private static SimpleDateFormat converter = new SimpleDateFormat(
    			"MM/dd/yyyy");
    
    	public Person mapRow(String[] values) {
    		Date dob = null;
    
    		try {
    			dob = converter.parse(values[5]);
    		} catch (ParseException e) {
    		}
    
    		return new Person(DataConverter.getInteger(values[0]), values[1],
    				values[2], values[3], dob, values[4], values[6], values[7],
    				values[8]);
    	}
    }
    

    This row mapper implements the ColumnarRowMapper interface and implements the single method to return a built entity object from the array of column values passed in.

  6. The only other element we need is some test data to run it on which you can download from here. Download this file and place it in the package folder with your source code. Depending on your IDE, you may need to refresh the folder in the package explorer so it can pick up the new file in the folder. The example file has 100 rows of data in it.
  7. Create a new class called ProviderFactory which will create our provider and initialize it with the CSV file url.
    public class ProviderFactory {
    	
    	public static CommaDelimitedProvider<Person> createProvider() {
    		URL url = ProviderFactory.class.getResource("data.csv");
    		CommaDelimitedProvider<Person> provider;
    		provider = new CommaDelimitedProvider<Person>(url.getFile());
    		provider.setRowMapper(new PersonRowMapper());
    		return provider;
    	}
    }
    

    We use a URL to reference the csv file stored in the jar from which we get a File instance that we can pass to our CommaDelimitedProvider. This relies on the data.csv file being in the same location as this class. Alternatively, you can put the file elsewhere and just create a regular File object to it rather than use the URL.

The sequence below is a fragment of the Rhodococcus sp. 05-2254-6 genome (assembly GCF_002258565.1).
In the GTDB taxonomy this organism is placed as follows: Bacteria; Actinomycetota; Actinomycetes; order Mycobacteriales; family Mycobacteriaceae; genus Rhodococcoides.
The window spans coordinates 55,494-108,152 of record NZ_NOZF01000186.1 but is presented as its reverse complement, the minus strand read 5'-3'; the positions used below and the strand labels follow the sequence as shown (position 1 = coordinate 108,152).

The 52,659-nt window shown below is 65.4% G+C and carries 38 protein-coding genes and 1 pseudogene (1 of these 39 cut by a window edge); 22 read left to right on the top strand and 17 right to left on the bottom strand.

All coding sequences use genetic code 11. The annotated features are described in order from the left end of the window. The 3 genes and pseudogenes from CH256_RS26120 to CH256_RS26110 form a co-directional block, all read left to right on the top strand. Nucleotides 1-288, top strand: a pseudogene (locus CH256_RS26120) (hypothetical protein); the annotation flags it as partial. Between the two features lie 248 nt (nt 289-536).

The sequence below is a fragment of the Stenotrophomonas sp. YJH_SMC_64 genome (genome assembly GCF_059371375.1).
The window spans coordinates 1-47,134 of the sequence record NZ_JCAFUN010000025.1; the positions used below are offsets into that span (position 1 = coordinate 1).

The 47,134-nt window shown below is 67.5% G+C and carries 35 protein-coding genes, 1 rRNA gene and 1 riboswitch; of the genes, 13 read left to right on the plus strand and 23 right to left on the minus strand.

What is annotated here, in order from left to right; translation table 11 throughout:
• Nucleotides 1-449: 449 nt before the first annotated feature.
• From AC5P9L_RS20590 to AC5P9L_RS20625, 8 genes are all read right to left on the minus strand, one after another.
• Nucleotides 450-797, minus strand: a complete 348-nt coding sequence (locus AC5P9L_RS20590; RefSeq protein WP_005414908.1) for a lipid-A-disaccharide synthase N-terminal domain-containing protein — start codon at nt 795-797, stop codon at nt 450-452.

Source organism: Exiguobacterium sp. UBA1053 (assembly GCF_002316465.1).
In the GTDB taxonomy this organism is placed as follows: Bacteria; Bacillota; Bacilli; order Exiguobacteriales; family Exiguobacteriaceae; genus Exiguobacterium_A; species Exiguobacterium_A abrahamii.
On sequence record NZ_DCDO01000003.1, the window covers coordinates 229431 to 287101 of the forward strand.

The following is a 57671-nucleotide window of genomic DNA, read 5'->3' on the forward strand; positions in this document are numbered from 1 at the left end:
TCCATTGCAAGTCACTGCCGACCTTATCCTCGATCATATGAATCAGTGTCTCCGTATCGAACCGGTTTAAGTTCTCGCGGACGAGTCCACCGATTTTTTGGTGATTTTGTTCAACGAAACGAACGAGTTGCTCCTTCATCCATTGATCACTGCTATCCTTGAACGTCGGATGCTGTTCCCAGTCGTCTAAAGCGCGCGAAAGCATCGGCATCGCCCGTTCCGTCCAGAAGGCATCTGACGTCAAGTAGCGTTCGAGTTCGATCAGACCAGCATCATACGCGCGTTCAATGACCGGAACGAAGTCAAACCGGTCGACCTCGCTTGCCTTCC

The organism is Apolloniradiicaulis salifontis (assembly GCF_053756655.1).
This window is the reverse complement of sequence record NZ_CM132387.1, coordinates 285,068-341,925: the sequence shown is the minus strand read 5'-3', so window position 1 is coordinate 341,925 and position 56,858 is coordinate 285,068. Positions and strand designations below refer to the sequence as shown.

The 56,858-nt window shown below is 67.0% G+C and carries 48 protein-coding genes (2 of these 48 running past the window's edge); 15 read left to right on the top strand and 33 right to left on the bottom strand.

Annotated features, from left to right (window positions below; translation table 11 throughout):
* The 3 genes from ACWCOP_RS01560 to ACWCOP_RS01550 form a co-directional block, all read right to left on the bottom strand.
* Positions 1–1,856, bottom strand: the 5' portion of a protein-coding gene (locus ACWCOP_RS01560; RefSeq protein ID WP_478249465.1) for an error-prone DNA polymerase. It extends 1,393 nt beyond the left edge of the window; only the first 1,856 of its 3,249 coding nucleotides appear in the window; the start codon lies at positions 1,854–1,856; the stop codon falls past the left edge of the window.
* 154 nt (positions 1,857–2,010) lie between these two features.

8. For the console part of this demo, create a Main class and add a main method containing the code get an instance of the provider, and perform a simple iteration through the data.
    public class Main {
    
    	public static void main(String[] args) {
    		CommaDelimitedProvider<Person> provider;
    		
    		provider= ProviderFactory.createProvider();
    
    		List<Person> results = provider.fetchResults(new DefaultPaginator());
    		for (Person p : results) {
    			System.out.println(p);
    		}
    	}
    }
    

    In this example we are reading all the results at once in memory and displaying the whole list.

Paginating the results

We can control which results and how many are displayed by using a paginator to control the flow of data. This can be useful if you have a huge file and it would be impractical to read all the results into memory in one go. Datasets have paginators built in and use a reference to a provider to fetch the actual data.

  1. In the main method, instead of using the provider directly, create a dataset and pass it a reference to our data provider.
    public static void main(String[] args) {
    	CommaDelimitedProvider<Person> provider;